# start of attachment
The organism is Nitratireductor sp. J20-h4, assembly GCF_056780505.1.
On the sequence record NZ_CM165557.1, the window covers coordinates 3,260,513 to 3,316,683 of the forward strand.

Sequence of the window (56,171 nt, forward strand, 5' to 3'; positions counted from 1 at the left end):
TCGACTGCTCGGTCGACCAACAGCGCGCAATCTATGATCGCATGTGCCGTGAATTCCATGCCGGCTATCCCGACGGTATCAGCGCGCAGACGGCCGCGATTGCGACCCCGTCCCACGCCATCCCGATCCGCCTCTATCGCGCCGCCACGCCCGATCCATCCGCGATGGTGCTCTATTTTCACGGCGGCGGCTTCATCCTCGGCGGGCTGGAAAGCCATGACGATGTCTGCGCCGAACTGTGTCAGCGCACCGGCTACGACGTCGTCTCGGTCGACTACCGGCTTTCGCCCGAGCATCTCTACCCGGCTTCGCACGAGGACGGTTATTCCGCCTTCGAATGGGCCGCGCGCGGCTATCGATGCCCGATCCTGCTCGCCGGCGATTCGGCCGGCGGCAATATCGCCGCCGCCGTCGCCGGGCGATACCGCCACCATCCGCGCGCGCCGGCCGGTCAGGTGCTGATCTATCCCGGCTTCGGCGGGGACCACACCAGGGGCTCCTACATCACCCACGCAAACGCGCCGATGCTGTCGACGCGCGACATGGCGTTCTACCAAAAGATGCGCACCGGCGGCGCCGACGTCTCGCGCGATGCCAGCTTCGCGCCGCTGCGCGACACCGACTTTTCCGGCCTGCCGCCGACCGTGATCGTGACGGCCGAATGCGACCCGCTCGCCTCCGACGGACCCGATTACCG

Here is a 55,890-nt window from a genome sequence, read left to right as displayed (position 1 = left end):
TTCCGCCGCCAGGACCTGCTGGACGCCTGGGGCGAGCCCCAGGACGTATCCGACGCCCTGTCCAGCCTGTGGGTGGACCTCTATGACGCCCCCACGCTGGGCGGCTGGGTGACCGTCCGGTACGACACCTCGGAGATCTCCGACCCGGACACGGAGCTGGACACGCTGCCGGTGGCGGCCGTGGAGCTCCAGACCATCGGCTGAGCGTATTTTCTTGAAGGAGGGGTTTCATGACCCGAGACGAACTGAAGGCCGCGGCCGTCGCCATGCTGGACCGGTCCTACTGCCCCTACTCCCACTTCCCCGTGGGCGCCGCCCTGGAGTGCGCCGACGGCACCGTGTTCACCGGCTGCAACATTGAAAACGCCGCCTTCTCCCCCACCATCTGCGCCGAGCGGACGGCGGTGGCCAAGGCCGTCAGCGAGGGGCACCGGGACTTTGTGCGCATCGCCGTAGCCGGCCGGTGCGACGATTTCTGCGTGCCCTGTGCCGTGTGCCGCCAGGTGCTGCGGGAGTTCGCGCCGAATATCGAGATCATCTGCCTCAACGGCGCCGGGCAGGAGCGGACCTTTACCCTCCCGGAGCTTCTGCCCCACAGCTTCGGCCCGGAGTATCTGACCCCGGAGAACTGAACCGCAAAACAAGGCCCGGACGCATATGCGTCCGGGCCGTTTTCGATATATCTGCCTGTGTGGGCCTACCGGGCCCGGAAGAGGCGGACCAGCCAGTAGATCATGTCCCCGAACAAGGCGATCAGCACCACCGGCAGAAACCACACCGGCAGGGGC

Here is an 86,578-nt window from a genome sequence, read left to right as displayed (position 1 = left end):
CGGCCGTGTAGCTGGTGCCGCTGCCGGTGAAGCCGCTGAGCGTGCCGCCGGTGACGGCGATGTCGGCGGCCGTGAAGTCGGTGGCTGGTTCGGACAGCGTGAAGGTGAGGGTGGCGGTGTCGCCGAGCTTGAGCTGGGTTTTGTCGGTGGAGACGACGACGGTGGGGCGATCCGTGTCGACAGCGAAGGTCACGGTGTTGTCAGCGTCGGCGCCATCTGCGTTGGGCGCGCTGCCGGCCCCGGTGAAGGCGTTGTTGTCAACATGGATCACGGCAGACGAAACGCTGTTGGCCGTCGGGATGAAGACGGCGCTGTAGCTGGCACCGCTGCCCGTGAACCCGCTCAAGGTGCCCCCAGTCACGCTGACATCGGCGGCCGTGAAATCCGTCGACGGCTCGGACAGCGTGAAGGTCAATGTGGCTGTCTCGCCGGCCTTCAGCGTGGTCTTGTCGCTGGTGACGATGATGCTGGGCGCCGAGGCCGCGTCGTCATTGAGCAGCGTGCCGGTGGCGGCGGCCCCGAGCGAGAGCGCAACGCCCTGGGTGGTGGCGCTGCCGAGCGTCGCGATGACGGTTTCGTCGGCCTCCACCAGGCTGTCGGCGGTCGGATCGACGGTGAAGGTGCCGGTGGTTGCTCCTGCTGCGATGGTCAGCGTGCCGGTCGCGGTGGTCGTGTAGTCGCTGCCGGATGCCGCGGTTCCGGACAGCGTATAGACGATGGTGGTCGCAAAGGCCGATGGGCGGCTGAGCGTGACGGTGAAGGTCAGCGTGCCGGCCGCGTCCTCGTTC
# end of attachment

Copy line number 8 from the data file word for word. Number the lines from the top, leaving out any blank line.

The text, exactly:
CGGCCGTGTAGCTGGTGCCGCTGCCGGTGAAGCCGCTGAGCGTGCCGCCGGTGACGGCGATGTCGGCGGCCGTGAAGTCGGTGGCTGGTTCGGACAGCGTGAAGGTGAGGGTGGCGGTGTCGCCGAGCTTGAGCTGGGTTTTGTCGGTGGAGACGACGACGGTGGGGCGATCCGTGTCGACAGCGAAGGTCACGGTGTTGTCAGCGTCGGCGCCATCTGCGTTGGGCGCGCTGCCGGCCCCGGTGAAGGCGTTGTTGTCAACATGGATCACGGCAGACGAAACGCTGTTGGCCGTCGGGATGAAGACGGCGCTGTAGCTGGCACCGCTGCCCGTGAACCCGCTCAAGGTGCCCCCAGTCACGCTGACATCGGCGGCCGTGAAATCCGTCGACGGCTCGGACAGCGTGAAGGTCAATGTGGCTGTCTCGCCGGCCTTCAGCGTGGTCTTGTCGCTGGTGACGATGATGCTGGGCGCCGAGGCCGCGTCGTCATTGAGCAGCGTGCCGGTGGCGGCGGCCCCGAGCGAGAGCGCAACGCCCTGGGTGGTGGCGCTGCCGAGCGTCGCGATGACGGTTTCGTCGGCCTCCACCAGGCTGTCGGCGGTCGGATCGACGGTGAAGGTGCCGGTGGTTGCTCCTGCTGCGATGGTCAGCGTGCCGGTCGCGGTGGTCGTGTAGTCGCTGCCGGATGCCGCGGTTCCGGACAGCGTATAGACGATGGTGGTCGCAAAGGCCGATGGGCGGCTGAGCGTGACGGTGAAGGTCAGCGTGCCGGCCGCGTCCTCGTTC